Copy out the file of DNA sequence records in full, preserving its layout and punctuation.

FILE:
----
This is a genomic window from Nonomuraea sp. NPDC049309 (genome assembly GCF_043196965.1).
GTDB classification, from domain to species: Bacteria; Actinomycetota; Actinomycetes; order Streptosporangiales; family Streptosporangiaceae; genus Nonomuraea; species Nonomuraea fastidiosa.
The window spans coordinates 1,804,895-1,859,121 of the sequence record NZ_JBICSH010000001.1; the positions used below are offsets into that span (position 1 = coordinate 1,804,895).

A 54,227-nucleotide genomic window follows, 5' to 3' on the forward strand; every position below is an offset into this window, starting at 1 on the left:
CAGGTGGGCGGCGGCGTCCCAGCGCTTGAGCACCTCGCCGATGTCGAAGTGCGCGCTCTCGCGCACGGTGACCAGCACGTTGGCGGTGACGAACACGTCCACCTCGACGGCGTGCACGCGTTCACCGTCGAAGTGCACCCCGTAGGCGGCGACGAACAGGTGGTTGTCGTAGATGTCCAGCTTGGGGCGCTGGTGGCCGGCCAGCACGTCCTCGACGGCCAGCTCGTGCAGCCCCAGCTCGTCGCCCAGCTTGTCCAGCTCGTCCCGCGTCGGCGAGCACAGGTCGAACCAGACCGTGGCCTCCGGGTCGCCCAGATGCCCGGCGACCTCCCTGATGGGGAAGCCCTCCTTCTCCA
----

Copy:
This is a genomic window from Nonomuraea sp. NPDC049309 (genome assembly GCF_043196965.1).
GTDB classification, from domain to species: Bacteria; Actinomycetota; Actinomycetes; order Streptosporangiales; family Streptosporangiaceae; genus Nonomuraea; species Nonomuraea fastidiosa.
The window spans coordinates 1,804,895-1,859,121 of the sequence record NZ_JBICSH010000001.1; the positions used below are offsets into that span (position 1 = coordinate 1,804,895).

A 54,227-nucleotide genomic window follows, 5' to 3' on the forward strand; every position below is an offset into this window, starting at 1 on the left:
CAGGTGGGCGGCGGCGTCCCAGCGCTTGAGCACCTCGCCGATGTCGAAGTGCGCGCTCTCGCGCACGGTGACCAGCACGTTGGCGGTGACGAACACGTCCACCTCGACGGCGTGCACGCGTTCACCGTCGAAGTGCACCCCGTAGGCGGCGACGAACAGGTGGTTGTCGTAGATGTCCAGCTTGGGGCGCTGGTGGCCGGCCAGCACGTCCTCGACGGCCAGCTCGTGCAGCCCCAGCTCGTCGCCCAGCTTGTCCAGCTCGTCCCGCGTCGGCGAGCACAGGTCGAACCAGACCGTGGCCTCCGGGTCGCCCAGATGCCCGGCGACCTCCCTGATGGGGAAGCCCTCCTTCTCCA